Here, memories are like bits of ancient bone or stone, the work of bringing them to the surface a matter of hard physical labor, even violence. While the act of remembering can seem arduous or even futile, at other times, the past comes to the author rather easily. He describes himself as a man in late middle-age who, since his father’s death, has taken to pondering his own mortality and reflecting the scenes of his youth. The present and recent past have lost much of their flavor, so that he can write: ‘Now only my hometown memories of my childhood and youth shine gloriously in my mind when I think about my past, and the rest of time and tide is a meaningless succession of days’. The past, far from being shrouded in darkness, is here gloriously shining; memories are not painful, but pleasant, comforting. The past is viewed nostalgically; the poverty, the misery, the disease, the hunger, the bloodshed made temporarily invisible, or at least insignificant: ‘It was a time of innocence, void of all shame and guilt since nature was a part of my life. It feels like only that period of my life was the truth and the rest was one big lie’.

In comparison with the past, the present is often found wanting. In the modern-day Jeju City, a replacement for the town destroyed in the uprising, Hyun Ki-young can find nothing except the ‘madness and superficiality of pleasure-seeking consumer culture’; it is little more than an extension of Seoul (all Korean towns look alike, a legacy of destruction and rapid, repeated rebuilding, usually done on the cheap). ‘The places remain the same,’ he writes, ‘but something fundamental and truthful about my past has been buried underneath the concrete and heartless sights that reject my glare.’ The present is callously indifferent to the past, not only in the urban centres, but also in the countryside, which has become the playground of tourists who gawp at its beauty unaware of ‘all those unappeased, angry, and miserable spirits’ of the murdered that inhabit it (the author, meanwhile, likens the island’s many striking volcanic rocks to human bones).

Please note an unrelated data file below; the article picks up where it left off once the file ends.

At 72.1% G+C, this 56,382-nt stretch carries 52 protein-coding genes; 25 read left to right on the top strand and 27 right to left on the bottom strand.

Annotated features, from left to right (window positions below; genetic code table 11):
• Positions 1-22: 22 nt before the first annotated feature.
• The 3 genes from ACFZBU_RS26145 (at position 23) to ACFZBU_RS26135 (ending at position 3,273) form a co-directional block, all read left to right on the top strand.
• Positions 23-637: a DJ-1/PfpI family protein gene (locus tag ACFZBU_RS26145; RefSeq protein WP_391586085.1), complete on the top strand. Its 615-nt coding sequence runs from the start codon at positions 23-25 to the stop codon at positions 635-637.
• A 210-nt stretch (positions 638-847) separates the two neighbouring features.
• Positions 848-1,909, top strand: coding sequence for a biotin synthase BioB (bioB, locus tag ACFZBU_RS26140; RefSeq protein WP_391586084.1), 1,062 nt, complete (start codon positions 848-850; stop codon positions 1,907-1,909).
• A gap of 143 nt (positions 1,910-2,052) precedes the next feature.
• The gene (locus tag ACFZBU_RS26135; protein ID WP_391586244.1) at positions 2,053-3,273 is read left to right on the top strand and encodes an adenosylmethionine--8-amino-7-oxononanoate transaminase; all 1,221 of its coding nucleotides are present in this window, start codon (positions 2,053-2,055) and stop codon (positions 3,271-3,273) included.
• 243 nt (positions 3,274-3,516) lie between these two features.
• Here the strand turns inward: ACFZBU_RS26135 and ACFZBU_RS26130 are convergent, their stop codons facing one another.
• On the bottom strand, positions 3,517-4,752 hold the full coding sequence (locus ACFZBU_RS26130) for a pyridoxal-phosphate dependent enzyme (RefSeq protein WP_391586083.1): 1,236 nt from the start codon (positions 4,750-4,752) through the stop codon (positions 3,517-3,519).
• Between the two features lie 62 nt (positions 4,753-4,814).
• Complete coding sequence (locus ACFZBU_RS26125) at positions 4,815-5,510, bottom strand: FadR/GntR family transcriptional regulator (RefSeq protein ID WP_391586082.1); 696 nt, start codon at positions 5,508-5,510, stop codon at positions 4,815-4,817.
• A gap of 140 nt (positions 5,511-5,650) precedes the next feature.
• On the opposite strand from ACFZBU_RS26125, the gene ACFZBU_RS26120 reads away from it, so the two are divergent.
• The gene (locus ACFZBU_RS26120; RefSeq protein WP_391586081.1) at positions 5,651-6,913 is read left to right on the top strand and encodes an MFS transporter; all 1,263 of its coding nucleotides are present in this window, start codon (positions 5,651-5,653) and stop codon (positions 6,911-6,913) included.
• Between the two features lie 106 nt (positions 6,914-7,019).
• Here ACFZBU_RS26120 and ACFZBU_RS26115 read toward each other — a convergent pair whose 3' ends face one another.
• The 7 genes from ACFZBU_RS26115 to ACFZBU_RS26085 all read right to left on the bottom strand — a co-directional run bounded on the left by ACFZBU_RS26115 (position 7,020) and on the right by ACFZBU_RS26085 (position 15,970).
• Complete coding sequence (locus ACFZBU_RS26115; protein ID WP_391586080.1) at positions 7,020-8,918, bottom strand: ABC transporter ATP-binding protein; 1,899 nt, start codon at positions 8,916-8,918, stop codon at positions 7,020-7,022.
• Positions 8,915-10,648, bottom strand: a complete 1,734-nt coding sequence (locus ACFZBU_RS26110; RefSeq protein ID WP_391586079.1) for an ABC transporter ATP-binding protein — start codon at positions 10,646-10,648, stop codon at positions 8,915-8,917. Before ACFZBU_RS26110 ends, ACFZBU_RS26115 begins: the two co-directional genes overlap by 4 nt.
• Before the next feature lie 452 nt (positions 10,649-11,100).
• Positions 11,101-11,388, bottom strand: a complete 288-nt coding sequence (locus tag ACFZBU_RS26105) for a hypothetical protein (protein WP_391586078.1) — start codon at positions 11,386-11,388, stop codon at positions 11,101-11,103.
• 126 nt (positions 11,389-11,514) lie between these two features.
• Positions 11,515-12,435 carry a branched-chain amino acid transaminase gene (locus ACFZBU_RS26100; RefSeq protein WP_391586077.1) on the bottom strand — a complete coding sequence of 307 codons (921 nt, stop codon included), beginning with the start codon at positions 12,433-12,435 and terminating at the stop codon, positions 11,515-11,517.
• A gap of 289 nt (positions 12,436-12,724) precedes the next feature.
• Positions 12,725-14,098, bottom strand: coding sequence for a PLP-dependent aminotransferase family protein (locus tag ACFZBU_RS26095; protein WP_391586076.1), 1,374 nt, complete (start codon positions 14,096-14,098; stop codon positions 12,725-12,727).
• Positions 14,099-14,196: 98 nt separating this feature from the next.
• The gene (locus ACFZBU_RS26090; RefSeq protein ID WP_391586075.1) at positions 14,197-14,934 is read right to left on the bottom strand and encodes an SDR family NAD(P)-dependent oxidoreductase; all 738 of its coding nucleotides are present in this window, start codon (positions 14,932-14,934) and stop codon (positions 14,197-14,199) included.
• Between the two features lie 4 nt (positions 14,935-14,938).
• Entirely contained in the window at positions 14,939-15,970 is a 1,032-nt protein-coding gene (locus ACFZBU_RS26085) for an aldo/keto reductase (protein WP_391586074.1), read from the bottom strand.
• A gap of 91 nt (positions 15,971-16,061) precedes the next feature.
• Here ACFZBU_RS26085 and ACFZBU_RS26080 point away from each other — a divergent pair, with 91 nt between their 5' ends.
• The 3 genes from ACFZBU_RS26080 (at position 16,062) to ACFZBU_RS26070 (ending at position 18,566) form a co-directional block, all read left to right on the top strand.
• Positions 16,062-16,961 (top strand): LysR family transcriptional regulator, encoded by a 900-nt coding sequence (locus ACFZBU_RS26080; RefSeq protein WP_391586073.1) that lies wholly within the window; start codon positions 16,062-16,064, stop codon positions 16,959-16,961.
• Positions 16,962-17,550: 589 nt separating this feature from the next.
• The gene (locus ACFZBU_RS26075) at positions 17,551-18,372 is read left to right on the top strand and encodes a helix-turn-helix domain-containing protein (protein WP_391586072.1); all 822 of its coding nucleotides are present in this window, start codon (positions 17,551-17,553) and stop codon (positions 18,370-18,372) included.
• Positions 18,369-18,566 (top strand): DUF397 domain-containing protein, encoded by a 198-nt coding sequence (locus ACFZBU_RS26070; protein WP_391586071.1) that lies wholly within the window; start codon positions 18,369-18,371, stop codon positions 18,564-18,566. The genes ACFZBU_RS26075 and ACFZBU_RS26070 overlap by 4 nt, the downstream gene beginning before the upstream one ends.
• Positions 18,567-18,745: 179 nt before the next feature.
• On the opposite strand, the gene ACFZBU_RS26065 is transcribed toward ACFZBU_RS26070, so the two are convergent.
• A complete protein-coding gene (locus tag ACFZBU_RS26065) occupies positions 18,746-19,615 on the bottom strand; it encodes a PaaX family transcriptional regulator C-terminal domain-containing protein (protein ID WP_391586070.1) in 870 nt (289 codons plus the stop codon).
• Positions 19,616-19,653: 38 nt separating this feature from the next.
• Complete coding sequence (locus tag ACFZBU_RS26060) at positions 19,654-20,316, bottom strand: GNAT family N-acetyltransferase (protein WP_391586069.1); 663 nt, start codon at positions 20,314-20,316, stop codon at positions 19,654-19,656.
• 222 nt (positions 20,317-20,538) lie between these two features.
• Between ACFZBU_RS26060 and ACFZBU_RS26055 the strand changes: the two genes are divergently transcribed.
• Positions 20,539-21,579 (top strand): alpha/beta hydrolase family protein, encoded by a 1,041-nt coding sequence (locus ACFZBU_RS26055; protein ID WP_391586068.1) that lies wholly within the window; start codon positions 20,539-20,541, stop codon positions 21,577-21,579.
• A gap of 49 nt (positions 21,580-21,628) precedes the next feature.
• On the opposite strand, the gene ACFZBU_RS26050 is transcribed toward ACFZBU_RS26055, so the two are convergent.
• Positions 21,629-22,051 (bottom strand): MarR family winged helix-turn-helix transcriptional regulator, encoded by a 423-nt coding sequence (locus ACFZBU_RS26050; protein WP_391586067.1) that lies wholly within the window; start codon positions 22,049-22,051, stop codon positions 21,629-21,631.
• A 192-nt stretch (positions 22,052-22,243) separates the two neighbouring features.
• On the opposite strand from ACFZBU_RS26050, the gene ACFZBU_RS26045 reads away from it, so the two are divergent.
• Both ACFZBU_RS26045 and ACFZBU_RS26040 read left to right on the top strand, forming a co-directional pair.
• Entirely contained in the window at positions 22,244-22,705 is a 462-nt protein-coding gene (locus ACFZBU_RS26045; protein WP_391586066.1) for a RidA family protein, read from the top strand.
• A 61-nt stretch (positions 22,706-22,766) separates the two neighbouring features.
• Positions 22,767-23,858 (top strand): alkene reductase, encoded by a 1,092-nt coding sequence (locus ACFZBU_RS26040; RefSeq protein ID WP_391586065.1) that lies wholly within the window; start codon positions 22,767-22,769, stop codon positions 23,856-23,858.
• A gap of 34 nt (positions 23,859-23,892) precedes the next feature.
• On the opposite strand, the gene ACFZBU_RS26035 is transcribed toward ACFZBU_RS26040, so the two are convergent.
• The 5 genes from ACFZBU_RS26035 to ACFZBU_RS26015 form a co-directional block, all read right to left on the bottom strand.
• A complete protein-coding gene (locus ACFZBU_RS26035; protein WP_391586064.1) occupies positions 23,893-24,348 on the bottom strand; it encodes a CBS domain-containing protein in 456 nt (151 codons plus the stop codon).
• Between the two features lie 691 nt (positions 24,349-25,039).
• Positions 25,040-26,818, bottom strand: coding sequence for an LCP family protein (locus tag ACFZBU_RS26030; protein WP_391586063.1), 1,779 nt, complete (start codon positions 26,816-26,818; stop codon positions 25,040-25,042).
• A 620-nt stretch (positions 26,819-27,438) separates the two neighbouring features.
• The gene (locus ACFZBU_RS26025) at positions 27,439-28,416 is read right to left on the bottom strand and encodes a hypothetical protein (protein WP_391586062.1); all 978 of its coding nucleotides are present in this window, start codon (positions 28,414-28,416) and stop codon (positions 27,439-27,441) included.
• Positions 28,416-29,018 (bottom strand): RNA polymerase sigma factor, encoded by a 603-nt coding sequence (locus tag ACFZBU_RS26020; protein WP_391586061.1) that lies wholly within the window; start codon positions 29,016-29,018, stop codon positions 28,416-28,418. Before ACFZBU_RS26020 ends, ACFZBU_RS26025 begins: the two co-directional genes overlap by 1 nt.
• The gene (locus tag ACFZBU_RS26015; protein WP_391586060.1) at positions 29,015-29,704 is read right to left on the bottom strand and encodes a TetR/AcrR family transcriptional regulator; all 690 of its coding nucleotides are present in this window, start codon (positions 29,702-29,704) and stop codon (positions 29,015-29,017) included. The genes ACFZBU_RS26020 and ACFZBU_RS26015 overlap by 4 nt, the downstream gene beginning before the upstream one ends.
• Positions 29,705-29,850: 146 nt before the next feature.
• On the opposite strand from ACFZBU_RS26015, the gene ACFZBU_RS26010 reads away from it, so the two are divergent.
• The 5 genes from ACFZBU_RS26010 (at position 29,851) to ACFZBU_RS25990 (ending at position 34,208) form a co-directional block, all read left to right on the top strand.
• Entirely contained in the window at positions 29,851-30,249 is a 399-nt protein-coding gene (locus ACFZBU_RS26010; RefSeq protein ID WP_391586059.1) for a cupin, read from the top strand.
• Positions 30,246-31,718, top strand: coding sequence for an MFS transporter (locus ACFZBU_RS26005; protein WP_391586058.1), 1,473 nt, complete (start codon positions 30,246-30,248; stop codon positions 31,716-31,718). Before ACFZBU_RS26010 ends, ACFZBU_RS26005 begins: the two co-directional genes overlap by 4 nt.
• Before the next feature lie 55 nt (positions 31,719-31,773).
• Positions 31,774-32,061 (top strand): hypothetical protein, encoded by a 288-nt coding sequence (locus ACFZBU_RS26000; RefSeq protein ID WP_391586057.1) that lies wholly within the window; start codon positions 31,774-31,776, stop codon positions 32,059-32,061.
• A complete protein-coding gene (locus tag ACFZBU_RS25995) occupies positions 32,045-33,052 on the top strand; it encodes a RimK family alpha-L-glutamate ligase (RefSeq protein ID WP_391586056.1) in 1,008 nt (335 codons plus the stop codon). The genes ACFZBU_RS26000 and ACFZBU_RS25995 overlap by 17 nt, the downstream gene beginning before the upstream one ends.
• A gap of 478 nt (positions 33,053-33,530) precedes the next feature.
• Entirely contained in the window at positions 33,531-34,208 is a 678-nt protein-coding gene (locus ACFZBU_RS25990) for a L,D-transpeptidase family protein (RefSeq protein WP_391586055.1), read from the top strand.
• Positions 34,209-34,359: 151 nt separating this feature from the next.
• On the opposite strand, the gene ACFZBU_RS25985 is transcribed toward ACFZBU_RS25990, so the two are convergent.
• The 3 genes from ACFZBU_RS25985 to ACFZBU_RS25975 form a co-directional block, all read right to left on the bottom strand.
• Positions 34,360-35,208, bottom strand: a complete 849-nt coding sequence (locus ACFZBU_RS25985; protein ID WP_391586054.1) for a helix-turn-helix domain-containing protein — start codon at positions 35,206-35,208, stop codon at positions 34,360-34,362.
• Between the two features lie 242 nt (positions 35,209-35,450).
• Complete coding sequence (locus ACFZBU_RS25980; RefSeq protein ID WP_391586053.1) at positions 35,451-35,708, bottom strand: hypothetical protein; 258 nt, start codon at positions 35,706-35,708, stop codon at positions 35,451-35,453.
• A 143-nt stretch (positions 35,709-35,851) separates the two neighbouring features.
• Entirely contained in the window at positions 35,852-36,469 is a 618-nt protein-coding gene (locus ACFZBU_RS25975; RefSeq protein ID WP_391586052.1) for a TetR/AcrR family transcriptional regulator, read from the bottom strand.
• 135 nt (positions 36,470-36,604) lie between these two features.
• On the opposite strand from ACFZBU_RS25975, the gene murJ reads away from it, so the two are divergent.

However, there are still some remaining youthful haunts that call forth the author’s memories when he revisits them. A tiny, overgrown path where he used to run barefoot somehow survives, even though it is right next to a busy road much used by tourists. The smell of the grass, the sound of the grasshoppers, the appearance of the flowers, transport him back to his childhood. A large volcanic rock on the seashore draws him forward to climb it, as he used to climb it when he was a boy. At first, it is no easy task for the aging writer, but he soon feels as if his feet begin to remember how they used to be employed. He wonders whether the rock recognizes him; he has aged, while the rock has remained the same (‘The rock is eternal and I am ephemeral’). From his vantage point, he fancies that he can see his young self, swimming in the sea ahead of him.